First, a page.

Movie teenagers are the worst, but the teens in attendance at my screening of The Boogeyman made the experience all the more enjoyable. Screaming at every minor sound effect, hiding their faces under the covers they brought specifically for that reason and praying they don’t have to overcome a fear of the dark for a second time in their lives after seeing the latest from director Rob Savage (Host). Their reactions honestly may have influenced my enjoyment of the film slightly but only because it became very clear how effective the film was at working on its target audience just as it intended. 

The Boogeyman doesn't offer the most original premise, no, but Savage knows how to construct jump scares and build atmosphere; both of which are key to enjoying this well-made and effective horror flick even if the themes and conceit don’t reinvent the wheel. Beginning with the offscreen death of an infant is one way to set a tone (sorry if that's a spoiler) yet Savage goes there and leans into the idea of death without fear of alienating his audience. Rather, the dynamics and situations of his prmary cast members are strong out the gate because Scott Beck, Bryan Woods, and Mark Heyman's screenplay takes its time in both describing and processing the grief each character is experiencing and handling in different ways.

The Harper family, consisting of a father and his two daughters - one a teen and one on the brink of being a tween - lost their wife and mother to a car accident just over a month ago. Sophie Thatcher's Sadie obviously isn't ready to let go, but is having a hard time with even the idea of it. The thought of having to wash her mom's smell out of her clothes breaks her already broken heart and repeatedly looking at the final text messages she'll never get a response to doesn't help either. Meanwhile, her dad (Chris Messina) has completely shut himself off and can't speak about his late wife even when Sadie attempts to reconcile their wounds together. Messina's Will knows better, him being a therapist himself, but he also understands he’s not in a place where he can help heal others of the thing that has broken him. Vivien Lyra Blair plays young Sawyer who seems the least affected outwardly but quickly becomes the most haunted literally as the film's monster in the closet comes for her first; amplifying the fear she'd likely tried to bury in the wake of her mother's absence.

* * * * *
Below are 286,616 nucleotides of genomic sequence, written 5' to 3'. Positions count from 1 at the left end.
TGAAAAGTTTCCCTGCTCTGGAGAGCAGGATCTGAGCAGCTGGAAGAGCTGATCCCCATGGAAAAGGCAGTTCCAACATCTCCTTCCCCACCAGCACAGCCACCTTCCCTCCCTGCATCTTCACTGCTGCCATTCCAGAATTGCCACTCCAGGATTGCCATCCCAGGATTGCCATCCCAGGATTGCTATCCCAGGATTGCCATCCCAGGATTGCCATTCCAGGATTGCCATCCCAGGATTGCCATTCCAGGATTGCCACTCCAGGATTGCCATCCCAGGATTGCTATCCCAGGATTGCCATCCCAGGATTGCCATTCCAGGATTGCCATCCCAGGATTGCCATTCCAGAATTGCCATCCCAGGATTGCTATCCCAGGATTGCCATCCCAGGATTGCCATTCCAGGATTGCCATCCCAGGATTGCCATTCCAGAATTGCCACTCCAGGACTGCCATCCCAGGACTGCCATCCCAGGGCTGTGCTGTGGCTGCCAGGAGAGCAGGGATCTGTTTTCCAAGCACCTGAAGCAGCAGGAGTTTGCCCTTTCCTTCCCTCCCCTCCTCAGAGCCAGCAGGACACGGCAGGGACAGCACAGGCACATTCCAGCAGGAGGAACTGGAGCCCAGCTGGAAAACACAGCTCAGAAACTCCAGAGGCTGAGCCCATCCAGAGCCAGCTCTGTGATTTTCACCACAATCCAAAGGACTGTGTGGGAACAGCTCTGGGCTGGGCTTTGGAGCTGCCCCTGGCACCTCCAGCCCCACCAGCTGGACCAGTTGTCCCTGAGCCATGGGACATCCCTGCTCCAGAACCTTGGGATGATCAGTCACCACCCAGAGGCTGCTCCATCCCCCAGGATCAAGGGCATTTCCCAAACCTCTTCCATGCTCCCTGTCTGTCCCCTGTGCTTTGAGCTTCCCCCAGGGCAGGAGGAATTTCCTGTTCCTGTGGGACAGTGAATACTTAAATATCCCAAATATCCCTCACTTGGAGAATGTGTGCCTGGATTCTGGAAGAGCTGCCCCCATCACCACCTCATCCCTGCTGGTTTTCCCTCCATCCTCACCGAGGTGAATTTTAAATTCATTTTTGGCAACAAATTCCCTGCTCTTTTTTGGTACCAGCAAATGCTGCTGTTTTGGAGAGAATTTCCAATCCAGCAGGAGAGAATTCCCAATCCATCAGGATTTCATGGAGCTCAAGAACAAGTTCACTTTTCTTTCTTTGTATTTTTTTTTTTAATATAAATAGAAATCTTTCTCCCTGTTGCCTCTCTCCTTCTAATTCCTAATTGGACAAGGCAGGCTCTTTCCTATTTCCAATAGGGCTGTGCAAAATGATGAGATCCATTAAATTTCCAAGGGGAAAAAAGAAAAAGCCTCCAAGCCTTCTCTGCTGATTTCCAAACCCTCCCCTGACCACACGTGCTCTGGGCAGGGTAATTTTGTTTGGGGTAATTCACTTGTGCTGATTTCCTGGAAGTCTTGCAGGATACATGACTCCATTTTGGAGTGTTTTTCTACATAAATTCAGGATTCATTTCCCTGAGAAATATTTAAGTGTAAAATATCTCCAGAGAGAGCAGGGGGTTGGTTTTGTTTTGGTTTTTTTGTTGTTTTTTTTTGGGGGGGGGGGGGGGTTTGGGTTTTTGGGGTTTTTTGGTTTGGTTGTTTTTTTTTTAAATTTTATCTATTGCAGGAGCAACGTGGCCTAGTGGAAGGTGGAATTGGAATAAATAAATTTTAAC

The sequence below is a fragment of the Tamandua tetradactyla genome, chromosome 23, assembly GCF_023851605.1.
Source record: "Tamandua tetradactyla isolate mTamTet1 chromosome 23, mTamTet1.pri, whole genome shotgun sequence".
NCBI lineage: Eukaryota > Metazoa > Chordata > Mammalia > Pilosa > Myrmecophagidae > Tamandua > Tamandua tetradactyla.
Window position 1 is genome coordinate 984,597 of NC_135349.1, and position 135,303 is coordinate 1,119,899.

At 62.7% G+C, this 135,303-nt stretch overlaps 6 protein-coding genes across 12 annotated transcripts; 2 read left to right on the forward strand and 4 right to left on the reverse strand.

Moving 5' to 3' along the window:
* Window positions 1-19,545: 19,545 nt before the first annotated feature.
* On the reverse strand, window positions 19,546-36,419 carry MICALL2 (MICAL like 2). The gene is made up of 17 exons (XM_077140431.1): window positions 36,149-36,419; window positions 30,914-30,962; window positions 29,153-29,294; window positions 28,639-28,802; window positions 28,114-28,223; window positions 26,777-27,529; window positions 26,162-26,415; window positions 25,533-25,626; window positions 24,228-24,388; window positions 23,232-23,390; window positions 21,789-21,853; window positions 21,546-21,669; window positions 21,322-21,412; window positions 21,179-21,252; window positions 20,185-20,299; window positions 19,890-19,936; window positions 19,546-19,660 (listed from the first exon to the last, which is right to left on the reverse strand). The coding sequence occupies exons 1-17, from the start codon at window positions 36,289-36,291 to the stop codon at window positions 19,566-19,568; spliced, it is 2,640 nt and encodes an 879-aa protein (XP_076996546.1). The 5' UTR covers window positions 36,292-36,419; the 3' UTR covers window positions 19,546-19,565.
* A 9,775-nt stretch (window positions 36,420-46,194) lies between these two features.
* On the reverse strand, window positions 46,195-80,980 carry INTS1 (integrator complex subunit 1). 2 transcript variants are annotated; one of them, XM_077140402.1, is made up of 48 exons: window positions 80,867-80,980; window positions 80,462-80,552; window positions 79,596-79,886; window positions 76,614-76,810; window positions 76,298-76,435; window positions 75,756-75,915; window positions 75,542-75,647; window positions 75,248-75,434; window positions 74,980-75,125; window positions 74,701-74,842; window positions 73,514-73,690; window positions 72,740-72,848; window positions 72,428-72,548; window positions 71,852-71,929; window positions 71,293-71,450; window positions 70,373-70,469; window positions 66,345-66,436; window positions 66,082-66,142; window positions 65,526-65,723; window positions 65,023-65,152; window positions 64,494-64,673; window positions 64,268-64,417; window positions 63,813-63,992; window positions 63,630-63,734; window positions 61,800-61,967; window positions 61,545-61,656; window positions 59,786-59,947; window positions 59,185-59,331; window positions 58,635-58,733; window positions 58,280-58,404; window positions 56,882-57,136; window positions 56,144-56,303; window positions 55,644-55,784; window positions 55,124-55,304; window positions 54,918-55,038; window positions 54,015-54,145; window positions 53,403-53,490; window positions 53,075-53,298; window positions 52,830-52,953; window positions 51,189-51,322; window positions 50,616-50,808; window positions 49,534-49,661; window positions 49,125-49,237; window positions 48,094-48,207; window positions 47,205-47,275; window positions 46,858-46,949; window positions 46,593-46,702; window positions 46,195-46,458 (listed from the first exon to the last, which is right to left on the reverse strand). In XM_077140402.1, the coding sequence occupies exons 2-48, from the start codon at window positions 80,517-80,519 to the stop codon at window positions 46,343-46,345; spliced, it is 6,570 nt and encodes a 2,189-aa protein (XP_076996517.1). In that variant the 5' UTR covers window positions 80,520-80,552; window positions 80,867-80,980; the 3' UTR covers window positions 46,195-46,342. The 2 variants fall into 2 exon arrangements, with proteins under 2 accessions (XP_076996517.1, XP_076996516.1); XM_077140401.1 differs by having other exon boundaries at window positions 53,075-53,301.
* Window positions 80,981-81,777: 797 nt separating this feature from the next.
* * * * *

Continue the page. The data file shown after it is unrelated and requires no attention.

Sophie Thatcher, Chris Messina, and Vivien Lyra Blair star in The Boogeyman.
Photo by Patti Perret / 20th Century Studios - © 20th Century Studios

Though familiar, these ideas of grief and of coping and how the deeper the roots the harder it is to let go are each set up with such care and guided with such a steady hand that they resonate more than they might were the film interested in nothing more than eliciting the jump scares from those ideas. I haven't read the Stephen King short story on which this is based and therefore can't really speak to how the film resolves itself, but it does somewhat devolve into your standard horror/slasher where the vanquishing of the evil antagonist is questionable at best (it always bothers me when something so cryptic and inexplicable is defeated with something more tactile), but as far as the emotional arcs of the characters are concerned, they were clearly the priority of the filmmakers making the journey a satisfying one even if the monster itself isn't a memorable one. Although, those teens sitting in the row in front of me would absolutely have a few things to say about that.

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